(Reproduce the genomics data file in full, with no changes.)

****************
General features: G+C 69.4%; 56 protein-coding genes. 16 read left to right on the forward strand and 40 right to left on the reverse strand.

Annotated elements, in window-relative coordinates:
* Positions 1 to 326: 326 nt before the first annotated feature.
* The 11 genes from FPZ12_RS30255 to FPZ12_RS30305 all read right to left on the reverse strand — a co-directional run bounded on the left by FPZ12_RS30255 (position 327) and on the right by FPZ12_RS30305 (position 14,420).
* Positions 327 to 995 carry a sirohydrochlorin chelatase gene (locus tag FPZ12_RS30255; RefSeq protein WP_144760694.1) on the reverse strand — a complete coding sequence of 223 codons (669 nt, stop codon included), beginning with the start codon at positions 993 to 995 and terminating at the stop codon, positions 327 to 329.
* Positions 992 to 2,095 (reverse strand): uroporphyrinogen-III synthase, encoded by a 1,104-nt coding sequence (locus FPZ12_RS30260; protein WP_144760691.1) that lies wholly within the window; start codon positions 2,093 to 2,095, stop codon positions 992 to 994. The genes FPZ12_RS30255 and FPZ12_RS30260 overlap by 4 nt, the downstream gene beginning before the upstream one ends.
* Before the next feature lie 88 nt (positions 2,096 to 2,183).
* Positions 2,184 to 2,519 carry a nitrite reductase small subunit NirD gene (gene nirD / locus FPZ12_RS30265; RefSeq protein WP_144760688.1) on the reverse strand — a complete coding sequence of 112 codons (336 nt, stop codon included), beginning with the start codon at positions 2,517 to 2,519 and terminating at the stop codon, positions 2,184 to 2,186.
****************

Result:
General features: G+C 69.4%; 56 protein-coding genes. 16 read left to right on the forward strand and 40 right to left on the reverse strand.

Annotated elements, in window-relative coordinates:
* Positions 1 to 326: 326 nt before the first annotated feature.
* The 11 genes from FPZ12_RS30255 to FPZ12_RS30305 all read right to left on the reverse strand — a co-directional run bounded on the left by FPZ12_RS30255 (position 327) and on the right by FPZ12_RS30305 (position 14,420).
* Positions 327 to 995 carry a sirohydrochlorin chelatase gene (locus tag FPZ12_RS30255; RefSeq protein WP_144760694.1) on the reverse strand — a complete coding sequence of 223 codons (669 nt, stop codon included), beginning with the start codon at positions 993 to 995 and terminating at the stop codon, positions 327 to 329.
* Positions 992 to 2,095 (reverse strand): uroporphyrinogen-III synthase, encoded by a 1,104-nt coding sequence (locus FPZ12_RS30260; protein WP_144760691.1) that lies wholly within the window; start codon positions 2,093 to 2,095, stop codon positions 992 to 994. The genes FPZ12_RS30255 and FPZ12_RS30260 overlap by 4 nt, the downstream gene beginning before the upstream one ends.
* Before the next feature lie 88 nt (positions 2,096 to 2,183).
* Positions 2,184 to 2,519 carry a nitrite reductase small subunit NirD gene (gene nirD / locus FPZ12_RS30265; RefSeq protein WP_144760688.1) on the reverse strand — a complete coding sequence of 112 codons (336 nt, stop codon included), beginning with the start codon at positions 2,517 to 2,519 and terminating at the stop codon, positions 2,184 to 2,186.